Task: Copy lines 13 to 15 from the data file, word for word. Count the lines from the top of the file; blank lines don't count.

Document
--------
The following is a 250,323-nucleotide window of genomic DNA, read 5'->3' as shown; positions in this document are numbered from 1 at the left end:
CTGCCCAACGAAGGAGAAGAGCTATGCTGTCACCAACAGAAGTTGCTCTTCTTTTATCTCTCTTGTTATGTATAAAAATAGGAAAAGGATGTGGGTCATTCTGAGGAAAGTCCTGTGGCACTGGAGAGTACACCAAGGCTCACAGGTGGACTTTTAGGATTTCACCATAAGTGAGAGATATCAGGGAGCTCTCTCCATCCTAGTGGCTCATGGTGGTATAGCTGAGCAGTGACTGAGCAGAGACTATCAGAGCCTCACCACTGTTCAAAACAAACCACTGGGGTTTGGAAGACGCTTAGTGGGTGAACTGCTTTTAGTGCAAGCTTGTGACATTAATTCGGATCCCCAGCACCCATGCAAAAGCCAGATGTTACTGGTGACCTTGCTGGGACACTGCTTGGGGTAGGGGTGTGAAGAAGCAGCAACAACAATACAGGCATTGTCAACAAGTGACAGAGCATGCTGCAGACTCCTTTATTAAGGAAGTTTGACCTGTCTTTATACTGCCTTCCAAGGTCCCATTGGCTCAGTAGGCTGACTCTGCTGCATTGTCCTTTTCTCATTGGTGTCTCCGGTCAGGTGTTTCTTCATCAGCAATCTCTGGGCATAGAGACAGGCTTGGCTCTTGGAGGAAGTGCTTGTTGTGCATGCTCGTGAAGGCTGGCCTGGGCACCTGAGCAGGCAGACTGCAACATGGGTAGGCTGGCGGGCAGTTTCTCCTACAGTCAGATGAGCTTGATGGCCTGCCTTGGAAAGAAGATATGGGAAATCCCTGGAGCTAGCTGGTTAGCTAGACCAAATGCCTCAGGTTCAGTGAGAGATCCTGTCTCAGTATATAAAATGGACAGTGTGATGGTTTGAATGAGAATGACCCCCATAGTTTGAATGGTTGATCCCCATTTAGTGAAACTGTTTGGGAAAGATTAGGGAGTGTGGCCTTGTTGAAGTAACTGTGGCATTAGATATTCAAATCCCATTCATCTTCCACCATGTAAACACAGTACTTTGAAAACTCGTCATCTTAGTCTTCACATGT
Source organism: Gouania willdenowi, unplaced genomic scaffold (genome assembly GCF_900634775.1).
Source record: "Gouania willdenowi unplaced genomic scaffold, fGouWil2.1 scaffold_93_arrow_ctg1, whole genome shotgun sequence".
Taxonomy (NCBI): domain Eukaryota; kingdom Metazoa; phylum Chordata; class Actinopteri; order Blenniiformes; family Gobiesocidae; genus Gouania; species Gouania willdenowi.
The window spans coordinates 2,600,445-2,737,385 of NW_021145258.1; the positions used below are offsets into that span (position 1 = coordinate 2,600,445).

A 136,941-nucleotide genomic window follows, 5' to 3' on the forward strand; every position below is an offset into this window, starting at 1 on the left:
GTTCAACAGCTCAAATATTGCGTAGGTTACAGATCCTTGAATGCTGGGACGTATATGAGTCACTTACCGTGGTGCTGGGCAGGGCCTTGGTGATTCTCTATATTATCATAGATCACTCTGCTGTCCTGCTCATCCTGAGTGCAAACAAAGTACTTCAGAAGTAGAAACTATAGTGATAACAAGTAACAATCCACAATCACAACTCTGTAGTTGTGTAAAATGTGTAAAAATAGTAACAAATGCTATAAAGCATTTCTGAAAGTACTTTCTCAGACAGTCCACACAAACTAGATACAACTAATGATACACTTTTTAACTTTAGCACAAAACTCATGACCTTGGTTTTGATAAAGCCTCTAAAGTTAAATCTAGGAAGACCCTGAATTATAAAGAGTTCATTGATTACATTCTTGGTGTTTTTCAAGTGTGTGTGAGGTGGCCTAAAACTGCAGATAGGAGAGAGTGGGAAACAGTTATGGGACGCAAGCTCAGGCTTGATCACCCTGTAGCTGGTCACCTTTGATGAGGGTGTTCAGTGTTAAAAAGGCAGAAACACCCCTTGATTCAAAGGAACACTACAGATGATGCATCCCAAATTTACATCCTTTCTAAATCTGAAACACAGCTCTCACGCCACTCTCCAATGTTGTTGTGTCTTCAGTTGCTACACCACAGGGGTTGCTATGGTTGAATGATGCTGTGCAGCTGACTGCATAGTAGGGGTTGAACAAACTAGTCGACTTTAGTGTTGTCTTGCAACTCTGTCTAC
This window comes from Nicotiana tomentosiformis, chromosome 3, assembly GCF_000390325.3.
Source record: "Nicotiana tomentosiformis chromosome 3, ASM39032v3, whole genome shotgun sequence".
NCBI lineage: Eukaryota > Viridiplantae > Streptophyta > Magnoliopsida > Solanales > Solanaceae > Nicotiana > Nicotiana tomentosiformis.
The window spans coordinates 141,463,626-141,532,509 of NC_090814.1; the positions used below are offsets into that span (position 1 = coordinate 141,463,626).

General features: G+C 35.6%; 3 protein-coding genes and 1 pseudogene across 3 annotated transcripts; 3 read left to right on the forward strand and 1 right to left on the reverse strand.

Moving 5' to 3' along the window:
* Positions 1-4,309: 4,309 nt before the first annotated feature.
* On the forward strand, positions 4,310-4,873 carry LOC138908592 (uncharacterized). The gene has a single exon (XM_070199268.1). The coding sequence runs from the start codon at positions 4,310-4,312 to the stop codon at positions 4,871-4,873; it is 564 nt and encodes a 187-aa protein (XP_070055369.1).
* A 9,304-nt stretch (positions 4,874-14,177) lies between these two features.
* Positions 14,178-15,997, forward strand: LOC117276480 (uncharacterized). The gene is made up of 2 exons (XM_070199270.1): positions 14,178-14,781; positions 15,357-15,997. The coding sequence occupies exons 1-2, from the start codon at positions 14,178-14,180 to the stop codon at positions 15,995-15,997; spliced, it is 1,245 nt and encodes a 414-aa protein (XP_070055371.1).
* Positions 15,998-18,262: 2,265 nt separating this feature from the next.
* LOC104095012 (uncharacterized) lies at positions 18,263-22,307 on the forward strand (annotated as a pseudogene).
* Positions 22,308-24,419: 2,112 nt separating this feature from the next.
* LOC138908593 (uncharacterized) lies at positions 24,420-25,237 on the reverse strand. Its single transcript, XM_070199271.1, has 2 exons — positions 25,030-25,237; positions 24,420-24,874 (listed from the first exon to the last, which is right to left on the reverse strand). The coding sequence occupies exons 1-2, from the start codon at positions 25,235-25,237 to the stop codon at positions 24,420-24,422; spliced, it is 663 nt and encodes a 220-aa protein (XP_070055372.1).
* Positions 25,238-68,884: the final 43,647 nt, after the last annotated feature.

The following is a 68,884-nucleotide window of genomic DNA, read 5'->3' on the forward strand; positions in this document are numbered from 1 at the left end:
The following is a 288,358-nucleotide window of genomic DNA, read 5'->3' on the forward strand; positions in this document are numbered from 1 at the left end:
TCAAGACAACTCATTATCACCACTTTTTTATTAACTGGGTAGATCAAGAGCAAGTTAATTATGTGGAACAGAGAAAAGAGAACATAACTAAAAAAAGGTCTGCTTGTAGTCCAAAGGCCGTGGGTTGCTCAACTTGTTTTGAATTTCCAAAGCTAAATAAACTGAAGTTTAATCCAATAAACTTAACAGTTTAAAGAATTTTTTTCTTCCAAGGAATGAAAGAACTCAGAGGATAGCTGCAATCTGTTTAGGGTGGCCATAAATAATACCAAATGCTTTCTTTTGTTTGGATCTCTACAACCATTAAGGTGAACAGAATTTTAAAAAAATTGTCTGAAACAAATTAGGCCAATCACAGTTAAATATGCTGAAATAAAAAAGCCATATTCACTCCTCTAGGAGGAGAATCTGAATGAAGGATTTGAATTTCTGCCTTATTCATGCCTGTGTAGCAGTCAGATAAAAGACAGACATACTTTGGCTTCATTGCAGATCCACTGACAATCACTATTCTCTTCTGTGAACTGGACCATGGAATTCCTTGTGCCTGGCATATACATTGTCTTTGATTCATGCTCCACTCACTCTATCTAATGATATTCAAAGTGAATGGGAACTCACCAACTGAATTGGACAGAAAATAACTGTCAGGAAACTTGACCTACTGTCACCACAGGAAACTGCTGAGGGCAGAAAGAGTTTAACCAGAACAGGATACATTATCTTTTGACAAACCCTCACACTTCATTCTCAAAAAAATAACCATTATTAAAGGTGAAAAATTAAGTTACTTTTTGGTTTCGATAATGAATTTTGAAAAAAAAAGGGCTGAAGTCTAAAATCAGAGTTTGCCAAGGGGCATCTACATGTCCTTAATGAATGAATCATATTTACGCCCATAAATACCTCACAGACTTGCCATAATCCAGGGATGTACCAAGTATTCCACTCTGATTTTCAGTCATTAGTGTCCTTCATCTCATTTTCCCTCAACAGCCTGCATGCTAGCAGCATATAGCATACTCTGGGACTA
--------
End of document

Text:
General features: G+C 35.6%; 3 protein-coding genes and 1 pseudogene across 3 annotated transcripts; 3 read left to right on the forward strand and 1 right to left on the reverse strand.

Moving 5' to 3' along the window:
* Positions 1-4,309: 4,309 nt before the first annotated feature.